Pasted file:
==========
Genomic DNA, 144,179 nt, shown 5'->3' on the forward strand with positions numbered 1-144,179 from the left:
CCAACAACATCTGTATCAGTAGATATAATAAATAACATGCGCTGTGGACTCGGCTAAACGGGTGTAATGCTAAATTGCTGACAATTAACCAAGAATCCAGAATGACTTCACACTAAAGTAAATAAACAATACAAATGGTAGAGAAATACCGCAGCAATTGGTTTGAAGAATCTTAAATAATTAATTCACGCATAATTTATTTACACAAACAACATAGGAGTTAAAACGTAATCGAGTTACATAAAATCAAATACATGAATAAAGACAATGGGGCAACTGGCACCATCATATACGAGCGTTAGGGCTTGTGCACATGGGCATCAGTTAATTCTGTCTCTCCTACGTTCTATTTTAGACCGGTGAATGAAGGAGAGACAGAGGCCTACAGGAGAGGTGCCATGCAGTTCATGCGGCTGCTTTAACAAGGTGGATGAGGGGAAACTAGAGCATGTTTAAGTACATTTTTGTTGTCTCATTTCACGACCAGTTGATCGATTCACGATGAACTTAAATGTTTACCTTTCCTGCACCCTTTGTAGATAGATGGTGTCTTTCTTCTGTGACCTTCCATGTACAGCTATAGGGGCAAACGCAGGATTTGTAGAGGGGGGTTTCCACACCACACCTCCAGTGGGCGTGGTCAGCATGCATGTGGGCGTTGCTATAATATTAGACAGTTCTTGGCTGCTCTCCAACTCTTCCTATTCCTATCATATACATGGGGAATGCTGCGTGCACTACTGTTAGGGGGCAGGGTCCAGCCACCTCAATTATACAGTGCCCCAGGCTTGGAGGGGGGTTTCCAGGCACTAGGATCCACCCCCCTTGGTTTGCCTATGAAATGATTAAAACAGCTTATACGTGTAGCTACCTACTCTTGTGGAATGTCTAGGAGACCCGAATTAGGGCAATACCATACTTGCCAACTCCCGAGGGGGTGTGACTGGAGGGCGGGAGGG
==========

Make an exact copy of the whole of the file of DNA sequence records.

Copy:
Genomic DNA, 144,179 nt, shown 5'->3' on the forward strand with positions numbered 1-144,179 from the left:
CCAACAACATCTGTATCAGTAGATATAATAAATAACATGCGCTGTGGACTCGGCTAAACGGGTGTAATGCTAAATTGCTGACAATTAACCAAGAATCCAGAATGACTTCACACTAAAGTAAATAAACAATACAAATGGTAGAGAAATACCGCAGCAATTGGTTTGAAGAATCTTAAATAATTAATTCACGCATAATTTATTTACACAAACAACATAGGAGTTAAAACGTAATCGAGTTACATAAAATCAAATACATGAATAAAGACAATGGGGCAACTGGCACCATCATATACGAGCGTTAGGGCTTGTGCACATGGGCATCAGTTAATTCTGTCTCTCCTACGTTCTATTTTAGACCGGTGAATGAAGGAGAGACAGAGGCCTACAGGAGAGGTGCCATGCAGTTCATGCGGCTGCTTTAACAAGGTGGATGAGGGGAAACTAGAGCATGTTTAAGTACATTTTTGTTGTCTCATTTCACGACCAGTTGATCGATTCACGATGAACTTAAATGTTTACCTTTCCTGCACCCTTTGTAGATAGATGGTGTCTTTCTTCTGTGACCTTCCATGTACAGCTATAGGGGCAAACGCAGGATTTGTAGAGGGGGGTTTCCACACCACACCTCCAGTGGGCGTGGTCAGCATGCATGTGGGCGTTGCTATAATATTAGACAGTTCTTGGCTGCTCTCCAACTCTTCCTATTCCTATCATATACATGGGGAATGCTGCGTGCACTACTGTTAGGGGGCAGGGTCCAGCCACCTCAATTATACAGTGCCCCAGGCTTGGAGGGGGGTTTCCAGGCACTAGGATCCACCCCCCTTGGTTTGCCTATGAAATGATTAAAACAGCTTATACGTGTAGCTACCTACTCTTGTGGAATGTCTAGGAGACCCGAATTAGGGCAATACCATACTTGCCAACTCCCGAGGGGGTGTGACTGGAGGGCGGGAGGG